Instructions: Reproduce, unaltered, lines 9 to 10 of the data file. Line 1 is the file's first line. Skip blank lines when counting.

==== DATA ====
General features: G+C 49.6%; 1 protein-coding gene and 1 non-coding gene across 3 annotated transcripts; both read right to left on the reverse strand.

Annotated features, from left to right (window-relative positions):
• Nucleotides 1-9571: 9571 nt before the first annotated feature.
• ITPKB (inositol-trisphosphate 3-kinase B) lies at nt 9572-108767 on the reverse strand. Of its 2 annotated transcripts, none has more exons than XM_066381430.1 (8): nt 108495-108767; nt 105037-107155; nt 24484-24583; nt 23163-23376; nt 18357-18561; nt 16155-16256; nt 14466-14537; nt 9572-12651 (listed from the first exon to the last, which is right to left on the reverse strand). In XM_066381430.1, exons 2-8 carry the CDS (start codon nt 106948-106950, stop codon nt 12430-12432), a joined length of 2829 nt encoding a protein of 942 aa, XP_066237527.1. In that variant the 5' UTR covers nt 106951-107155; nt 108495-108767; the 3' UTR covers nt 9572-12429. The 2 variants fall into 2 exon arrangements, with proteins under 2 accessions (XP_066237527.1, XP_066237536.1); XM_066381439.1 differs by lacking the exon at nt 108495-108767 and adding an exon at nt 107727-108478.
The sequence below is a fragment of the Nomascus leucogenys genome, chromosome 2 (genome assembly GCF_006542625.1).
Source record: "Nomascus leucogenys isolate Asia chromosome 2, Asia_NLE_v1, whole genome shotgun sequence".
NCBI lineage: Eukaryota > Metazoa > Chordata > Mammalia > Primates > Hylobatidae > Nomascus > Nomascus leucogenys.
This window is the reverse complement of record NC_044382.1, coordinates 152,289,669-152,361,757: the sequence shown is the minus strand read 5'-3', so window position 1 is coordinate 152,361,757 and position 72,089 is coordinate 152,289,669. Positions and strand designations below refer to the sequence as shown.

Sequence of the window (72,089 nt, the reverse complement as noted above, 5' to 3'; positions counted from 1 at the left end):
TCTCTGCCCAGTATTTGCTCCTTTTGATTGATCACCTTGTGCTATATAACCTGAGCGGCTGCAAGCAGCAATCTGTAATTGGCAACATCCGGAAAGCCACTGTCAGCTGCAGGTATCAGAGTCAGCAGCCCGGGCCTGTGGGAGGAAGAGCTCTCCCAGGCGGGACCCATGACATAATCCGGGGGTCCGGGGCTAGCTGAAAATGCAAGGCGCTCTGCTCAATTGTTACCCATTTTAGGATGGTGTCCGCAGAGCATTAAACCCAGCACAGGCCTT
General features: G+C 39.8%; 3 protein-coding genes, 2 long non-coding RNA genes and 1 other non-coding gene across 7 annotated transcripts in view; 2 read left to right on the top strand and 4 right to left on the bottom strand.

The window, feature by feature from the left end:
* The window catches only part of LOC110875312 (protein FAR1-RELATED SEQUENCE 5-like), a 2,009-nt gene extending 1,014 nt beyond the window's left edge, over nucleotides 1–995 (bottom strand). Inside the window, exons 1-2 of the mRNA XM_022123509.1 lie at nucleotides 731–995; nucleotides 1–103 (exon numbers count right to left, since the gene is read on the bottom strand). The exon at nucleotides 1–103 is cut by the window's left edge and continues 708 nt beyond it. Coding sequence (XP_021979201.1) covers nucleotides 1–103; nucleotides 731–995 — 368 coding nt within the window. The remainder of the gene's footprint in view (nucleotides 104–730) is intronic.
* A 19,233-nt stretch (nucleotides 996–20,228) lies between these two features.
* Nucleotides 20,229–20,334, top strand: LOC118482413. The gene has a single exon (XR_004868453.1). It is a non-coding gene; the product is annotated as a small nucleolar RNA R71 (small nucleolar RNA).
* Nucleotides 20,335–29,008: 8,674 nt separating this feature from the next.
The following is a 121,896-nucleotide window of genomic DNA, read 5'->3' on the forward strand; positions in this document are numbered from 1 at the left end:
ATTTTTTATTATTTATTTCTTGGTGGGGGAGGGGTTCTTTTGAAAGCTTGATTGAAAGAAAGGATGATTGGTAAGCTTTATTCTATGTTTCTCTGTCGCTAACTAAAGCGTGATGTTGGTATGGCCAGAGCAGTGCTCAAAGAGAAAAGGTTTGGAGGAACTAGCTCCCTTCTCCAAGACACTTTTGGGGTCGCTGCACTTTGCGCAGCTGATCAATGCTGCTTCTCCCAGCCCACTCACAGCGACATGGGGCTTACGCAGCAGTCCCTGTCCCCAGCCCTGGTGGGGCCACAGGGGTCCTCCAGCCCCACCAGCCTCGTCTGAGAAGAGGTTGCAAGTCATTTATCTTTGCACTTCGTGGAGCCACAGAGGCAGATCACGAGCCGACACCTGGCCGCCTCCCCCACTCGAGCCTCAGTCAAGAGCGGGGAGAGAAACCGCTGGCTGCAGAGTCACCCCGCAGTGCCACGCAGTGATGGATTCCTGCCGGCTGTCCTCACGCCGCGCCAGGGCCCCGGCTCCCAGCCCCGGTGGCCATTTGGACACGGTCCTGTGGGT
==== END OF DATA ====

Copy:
Sequence of the window (72,089 nt, the reverse complement as noted above, 5' to 3'; positions counted from 1 at the left end):
TCTCTGCCCAGTATTTGCTCCTTTTGATTGATCACCTTGTGCTATATAACCTGAGCGGCTGCAAGCAGCAATCTGTAATTGGCAACATCCGGAAAGCCACTGTCAGCTGCAGGTATCAGAGTCAGCAGCCCGGGCCTGTGGGAGGAAGAGCTCTCCCAGGCGGGACCCATGACATAATCCGGGGGTCCGGGGCTAGCTGAAAATGCAAGGCGCTCTGCTCAATTGTTACCCATTTTAGGATGGTGTCCGCAGAGCATTAAACCCAGCACAGGCCTT